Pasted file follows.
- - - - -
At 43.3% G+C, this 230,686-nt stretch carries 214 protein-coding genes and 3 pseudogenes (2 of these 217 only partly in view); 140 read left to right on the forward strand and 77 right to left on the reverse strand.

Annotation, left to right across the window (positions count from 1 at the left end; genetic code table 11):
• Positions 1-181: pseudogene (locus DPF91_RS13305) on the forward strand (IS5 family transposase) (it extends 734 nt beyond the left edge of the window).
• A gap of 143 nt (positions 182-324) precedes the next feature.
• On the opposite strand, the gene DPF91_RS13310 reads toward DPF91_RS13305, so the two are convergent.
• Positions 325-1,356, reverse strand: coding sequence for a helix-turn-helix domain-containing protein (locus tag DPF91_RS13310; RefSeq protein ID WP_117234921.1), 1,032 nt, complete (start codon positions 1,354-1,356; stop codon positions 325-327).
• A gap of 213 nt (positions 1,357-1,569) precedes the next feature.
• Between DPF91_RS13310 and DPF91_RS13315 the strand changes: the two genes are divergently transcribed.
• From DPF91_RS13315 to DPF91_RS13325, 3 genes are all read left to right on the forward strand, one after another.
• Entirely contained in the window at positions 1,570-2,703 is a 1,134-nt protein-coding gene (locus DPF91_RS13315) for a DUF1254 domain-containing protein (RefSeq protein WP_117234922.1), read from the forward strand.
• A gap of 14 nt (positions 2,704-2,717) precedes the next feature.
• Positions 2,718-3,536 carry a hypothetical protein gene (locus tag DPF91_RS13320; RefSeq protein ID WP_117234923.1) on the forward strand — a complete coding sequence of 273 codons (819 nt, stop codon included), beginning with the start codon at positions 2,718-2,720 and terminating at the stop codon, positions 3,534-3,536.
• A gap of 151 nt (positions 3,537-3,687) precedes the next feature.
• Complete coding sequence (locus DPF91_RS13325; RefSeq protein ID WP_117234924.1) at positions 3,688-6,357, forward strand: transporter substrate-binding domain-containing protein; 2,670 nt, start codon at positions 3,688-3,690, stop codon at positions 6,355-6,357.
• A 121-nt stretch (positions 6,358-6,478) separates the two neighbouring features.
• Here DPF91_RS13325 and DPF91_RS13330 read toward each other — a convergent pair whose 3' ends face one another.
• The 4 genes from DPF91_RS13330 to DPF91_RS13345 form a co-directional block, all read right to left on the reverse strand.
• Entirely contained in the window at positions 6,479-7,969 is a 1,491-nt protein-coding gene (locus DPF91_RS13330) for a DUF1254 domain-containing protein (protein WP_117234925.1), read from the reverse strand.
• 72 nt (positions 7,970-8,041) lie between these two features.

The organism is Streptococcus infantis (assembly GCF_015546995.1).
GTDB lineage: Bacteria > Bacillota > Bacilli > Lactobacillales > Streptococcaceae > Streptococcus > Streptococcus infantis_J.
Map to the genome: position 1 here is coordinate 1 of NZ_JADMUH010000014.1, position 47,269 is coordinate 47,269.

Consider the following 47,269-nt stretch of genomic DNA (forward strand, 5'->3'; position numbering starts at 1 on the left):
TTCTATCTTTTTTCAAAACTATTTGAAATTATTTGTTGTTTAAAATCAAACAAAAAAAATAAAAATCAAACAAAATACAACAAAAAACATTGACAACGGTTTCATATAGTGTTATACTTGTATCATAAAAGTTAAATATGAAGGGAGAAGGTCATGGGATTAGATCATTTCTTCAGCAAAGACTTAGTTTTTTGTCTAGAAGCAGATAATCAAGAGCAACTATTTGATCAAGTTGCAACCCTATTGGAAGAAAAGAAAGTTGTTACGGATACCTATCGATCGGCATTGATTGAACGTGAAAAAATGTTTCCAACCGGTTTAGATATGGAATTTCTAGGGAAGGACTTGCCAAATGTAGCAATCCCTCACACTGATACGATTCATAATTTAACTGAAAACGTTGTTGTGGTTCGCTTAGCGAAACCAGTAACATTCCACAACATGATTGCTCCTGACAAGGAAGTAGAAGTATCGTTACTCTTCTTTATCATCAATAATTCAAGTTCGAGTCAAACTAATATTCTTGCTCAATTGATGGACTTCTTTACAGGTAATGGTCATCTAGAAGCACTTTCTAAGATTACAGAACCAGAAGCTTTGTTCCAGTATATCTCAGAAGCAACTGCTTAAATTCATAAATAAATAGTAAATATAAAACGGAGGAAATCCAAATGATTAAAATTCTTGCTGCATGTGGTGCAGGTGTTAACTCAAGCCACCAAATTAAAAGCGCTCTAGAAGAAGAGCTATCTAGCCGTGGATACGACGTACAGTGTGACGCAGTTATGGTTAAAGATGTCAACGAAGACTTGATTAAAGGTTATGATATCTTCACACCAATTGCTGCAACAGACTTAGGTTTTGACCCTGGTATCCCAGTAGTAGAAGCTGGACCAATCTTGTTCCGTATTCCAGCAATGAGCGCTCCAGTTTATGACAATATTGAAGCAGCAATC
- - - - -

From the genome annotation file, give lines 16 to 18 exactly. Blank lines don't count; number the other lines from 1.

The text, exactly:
• Here DPF91_RS13325 and DPF91_RS13330 read toward each other — a convergent pair whose 3' ends face one another.
• The 4 genes from DPF91_RS13330 to DPF91_RS13345 form a co-directional block, all read right to left on the reverse strand.
• Entirely contained in the window at positions 6,479-7,969 is a 1,491-nt protein-coding gene (locus DPF91_RS13330) for a DUF1254 domain-containing protein (protein WP_117234925.1), read from the reverse strand.